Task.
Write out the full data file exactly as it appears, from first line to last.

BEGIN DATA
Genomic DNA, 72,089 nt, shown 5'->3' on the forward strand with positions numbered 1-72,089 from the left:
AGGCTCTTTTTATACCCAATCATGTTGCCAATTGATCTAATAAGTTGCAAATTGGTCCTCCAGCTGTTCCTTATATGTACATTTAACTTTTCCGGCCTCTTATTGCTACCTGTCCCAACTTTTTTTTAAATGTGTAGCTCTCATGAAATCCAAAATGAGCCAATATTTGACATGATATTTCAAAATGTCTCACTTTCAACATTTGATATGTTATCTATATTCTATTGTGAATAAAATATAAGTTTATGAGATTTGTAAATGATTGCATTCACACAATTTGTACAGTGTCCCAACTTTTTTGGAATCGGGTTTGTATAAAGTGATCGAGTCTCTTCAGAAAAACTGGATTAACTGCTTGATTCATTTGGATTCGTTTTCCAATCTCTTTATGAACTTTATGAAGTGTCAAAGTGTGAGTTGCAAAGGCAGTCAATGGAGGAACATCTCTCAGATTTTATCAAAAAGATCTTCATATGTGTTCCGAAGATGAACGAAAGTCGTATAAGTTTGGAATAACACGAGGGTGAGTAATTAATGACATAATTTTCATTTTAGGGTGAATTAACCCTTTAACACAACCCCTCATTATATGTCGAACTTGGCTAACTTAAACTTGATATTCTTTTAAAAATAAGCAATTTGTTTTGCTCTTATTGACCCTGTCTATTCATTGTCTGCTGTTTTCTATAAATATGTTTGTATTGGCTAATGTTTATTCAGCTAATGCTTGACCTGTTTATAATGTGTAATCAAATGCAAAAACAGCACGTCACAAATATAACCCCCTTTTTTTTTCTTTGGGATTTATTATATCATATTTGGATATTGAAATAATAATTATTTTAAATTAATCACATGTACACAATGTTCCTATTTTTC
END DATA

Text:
Genomic DNA, 72,089 nt, shown 5'->3' on the forward strand with positions numbered 1-72,089 from the left:
AGGCTCTTTTTATACCCAATCATGTTGCCAATTGATCTAATAAGTTGCAAATTGGTCCTCCAGCTGTTCCTTATATGTACATTTAACTTTTCCGGCCTCTTATTGCTACCTGTCCCAACTTTTTTTTAAATGTGTAGCTCTCATGAAATCCAAAATGAGCCAATATTTGACATGATATTTCAAAATGTCTCACTTTCAACATTTGATATGTTATCTATATTCTATTGTGAATAAAATATAAGTTTATGAGATTTGTAAATGATTGCATTCACACAATTTGTACAGTGTCCCAACTTTTTTGGAATCGGGTTTGTATAAAGTGATCGAGTCTCTTCAGAAAAACTGGATTAACTGCTTGATTCATTTGGATTCGTTTTCCAATCTCTTTATGAACTTTATGAAGTGTCAAAGTGTGAGTTGCAAAGGCAGTCAATGGAGGAACATCTCTCAGATTTTATCAAAAAGATCTTCATATGTGTTCCGAAGATGAACGAAAGTCGTATAAGTTTGGAATAACACGAGGGTGAGTAATTAATGACATAATTTTCATTTTAGGGTGAATTAACCCTTTAACACAACCCCTCATTATATGTCGAACTTGGCTAACTTAAACTTGATATTCTTTTAAAAATAAGCAATTTGTTTTGCTCTTATTGACCCTGTCTATTCATTGTCTGCTGTTTTCTATAAATATGTTTGTATTGGCTAATGTTTATTCAGCTAATGCTTGACCTGTTTATAATGTGTAATCAAATGCAAAAACAGCACGTCACAAATATAACCCCCTTTTTTTTTCTTTGGGATTTATTATATCATATTTGGATATTGAAATAATAATTATTTTAAATTAATCACATGTACACAATGTTCCTATTTTTC